The movie is long. At two and a half hours, it may test the patience of some viewers. Villenueve seems to be reaching for the scope of a masterpiece like Zodiac (a movie I thought about a lot during Prisoners, and not just because Jake Gyllenhaal is in both) but told on a much more intimate scale. Part chamber drama, part police procedural, part tragedy, part mystery, the movie does a lot of things and does most of them well. Like a ghost story that runs out of air as it resolves, Prisoners gives us a lot of compelling threads that disappoint as the filmmakers begin tying them together -- the questions are a lot more interesting than the answers. Some of them feel obvious, others impossible. At the same time, there are implications that some of these events were set in motion years -- even decades -- ago, which gives things a kind of haunting weight. Yes, the movie is bleak, but not unrelentingly so. Unlike a lot of Hollywood movies (particularly star vehicle dramas like this one), not every loop is closed, nor question answered by the end. There are things to think about and, better, talk about on the drive home from the theater.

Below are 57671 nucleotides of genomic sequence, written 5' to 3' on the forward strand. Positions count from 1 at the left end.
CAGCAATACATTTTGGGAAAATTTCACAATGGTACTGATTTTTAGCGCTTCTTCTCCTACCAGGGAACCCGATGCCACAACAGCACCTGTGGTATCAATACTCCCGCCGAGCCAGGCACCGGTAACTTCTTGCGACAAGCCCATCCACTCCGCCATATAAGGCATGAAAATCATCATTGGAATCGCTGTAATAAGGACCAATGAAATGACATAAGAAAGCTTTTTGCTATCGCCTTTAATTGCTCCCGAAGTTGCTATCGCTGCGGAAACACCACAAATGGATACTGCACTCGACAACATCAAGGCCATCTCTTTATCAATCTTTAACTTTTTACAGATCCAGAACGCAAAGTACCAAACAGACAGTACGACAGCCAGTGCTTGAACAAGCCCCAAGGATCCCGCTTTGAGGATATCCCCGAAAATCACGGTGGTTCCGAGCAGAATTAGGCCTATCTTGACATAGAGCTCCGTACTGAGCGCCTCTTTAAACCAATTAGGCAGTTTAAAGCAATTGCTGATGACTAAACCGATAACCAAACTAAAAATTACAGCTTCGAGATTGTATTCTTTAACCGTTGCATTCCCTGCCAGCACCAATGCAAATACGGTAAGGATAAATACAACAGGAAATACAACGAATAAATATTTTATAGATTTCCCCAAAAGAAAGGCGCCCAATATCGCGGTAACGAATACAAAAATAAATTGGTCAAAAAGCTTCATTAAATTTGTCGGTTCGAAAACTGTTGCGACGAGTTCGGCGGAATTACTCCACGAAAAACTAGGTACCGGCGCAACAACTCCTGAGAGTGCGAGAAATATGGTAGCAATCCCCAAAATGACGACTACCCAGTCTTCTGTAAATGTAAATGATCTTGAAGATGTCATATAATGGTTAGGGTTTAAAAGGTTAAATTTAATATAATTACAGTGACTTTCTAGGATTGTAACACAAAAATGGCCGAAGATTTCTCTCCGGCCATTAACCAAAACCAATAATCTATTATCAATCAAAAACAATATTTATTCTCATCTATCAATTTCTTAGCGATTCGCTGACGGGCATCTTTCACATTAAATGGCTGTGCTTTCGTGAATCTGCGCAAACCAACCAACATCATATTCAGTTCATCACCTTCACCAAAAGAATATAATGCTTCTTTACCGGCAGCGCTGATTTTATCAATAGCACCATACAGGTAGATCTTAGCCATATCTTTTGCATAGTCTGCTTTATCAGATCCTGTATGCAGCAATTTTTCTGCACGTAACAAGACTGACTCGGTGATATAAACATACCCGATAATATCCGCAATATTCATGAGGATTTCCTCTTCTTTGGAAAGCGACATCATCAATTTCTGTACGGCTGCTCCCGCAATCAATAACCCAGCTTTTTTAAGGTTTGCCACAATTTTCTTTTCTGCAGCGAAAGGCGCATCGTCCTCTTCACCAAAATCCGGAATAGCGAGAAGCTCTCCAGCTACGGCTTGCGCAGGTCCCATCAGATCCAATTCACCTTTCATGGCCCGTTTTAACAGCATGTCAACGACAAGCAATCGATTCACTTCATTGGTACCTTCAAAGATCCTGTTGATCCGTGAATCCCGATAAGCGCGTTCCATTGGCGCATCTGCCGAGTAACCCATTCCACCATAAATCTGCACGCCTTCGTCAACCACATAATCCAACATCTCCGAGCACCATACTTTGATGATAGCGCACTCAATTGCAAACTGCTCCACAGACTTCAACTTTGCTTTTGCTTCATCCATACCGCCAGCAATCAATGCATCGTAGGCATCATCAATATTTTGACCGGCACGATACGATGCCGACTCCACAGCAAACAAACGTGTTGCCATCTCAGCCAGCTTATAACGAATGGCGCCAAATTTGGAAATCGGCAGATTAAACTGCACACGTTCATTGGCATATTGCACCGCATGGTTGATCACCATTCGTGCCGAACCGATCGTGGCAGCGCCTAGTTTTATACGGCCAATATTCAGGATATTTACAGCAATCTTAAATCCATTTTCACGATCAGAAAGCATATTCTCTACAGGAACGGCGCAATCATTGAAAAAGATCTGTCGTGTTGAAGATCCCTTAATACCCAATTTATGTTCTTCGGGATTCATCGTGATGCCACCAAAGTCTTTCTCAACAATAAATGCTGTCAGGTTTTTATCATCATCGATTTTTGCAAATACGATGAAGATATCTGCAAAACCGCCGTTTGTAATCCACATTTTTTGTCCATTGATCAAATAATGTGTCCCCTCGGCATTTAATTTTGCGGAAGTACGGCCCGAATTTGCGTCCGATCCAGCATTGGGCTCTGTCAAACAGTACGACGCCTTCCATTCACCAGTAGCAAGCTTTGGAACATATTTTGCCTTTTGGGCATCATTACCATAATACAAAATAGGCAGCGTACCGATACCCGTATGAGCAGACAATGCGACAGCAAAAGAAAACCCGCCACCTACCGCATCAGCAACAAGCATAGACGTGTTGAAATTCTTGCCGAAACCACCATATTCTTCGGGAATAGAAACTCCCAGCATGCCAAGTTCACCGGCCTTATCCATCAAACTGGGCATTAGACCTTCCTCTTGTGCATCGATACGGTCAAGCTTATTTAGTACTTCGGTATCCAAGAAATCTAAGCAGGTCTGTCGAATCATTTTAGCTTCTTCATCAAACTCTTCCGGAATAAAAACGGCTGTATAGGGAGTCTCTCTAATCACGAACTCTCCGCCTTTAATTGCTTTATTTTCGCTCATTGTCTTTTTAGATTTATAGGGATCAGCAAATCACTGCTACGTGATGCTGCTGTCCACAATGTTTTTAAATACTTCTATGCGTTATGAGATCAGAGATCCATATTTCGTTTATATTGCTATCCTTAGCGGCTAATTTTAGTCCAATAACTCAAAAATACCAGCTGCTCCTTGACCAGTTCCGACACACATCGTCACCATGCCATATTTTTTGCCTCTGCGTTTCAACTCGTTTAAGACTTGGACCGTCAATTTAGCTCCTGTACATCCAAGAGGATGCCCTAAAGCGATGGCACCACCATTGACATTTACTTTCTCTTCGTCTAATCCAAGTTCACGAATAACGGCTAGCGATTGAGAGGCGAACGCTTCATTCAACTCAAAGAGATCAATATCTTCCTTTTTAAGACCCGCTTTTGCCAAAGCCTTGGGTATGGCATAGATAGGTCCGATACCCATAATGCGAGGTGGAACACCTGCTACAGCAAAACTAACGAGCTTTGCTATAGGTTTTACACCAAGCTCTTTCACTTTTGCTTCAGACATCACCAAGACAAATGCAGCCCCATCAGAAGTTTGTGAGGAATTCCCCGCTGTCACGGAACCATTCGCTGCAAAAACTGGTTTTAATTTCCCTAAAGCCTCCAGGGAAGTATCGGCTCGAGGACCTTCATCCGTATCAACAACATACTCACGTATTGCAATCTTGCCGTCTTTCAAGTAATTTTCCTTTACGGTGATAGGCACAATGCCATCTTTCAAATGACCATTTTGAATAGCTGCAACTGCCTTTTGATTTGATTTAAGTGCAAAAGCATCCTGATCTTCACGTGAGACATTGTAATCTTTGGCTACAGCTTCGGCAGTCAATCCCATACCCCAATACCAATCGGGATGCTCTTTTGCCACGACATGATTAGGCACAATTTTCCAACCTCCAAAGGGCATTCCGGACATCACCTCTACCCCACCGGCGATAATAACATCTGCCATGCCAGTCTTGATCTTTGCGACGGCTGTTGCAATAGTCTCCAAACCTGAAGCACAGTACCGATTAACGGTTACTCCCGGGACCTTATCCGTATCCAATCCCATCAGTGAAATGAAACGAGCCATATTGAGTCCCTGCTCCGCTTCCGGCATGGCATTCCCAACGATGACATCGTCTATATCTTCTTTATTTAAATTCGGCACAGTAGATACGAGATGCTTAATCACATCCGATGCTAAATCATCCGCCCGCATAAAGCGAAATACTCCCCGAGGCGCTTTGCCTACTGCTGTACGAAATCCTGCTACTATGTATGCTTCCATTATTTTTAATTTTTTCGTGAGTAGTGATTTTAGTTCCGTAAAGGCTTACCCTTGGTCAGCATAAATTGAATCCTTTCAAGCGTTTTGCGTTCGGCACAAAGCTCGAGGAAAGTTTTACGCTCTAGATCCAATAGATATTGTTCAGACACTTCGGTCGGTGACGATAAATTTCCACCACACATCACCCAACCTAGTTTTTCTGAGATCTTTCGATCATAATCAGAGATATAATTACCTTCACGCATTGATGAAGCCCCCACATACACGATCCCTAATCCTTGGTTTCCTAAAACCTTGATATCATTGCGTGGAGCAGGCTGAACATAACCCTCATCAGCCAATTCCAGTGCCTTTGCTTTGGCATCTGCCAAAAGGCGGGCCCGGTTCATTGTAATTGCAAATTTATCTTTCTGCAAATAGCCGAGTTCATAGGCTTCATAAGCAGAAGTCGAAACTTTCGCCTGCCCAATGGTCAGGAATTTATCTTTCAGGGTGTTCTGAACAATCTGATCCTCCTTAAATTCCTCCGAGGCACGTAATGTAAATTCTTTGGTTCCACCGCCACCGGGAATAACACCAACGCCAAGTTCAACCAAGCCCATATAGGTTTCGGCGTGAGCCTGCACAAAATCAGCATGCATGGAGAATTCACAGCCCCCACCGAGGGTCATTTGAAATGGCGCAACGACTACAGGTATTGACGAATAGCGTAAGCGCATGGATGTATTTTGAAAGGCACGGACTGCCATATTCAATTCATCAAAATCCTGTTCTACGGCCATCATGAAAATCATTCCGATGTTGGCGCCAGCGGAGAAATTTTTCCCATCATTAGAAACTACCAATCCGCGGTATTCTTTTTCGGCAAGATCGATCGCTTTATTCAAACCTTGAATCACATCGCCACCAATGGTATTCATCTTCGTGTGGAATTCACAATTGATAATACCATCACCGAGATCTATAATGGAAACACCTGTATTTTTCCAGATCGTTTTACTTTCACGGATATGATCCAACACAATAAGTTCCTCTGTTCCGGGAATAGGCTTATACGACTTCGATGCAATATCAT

This one came out of nowhere for me. I was surprised at what a skillfully made, engrossing movie it turned out to be. It's nice to be pleasantly surprised, even by a film this dark.

5 comments:

  1. Nice write up. I'm glad you did one for this movie. I feel you on the whole Zodiac feel. I knew close to nothing about this movie going into it, and I'm happy i was pleased. Although I couldn't imagine being a parent and watching this movie.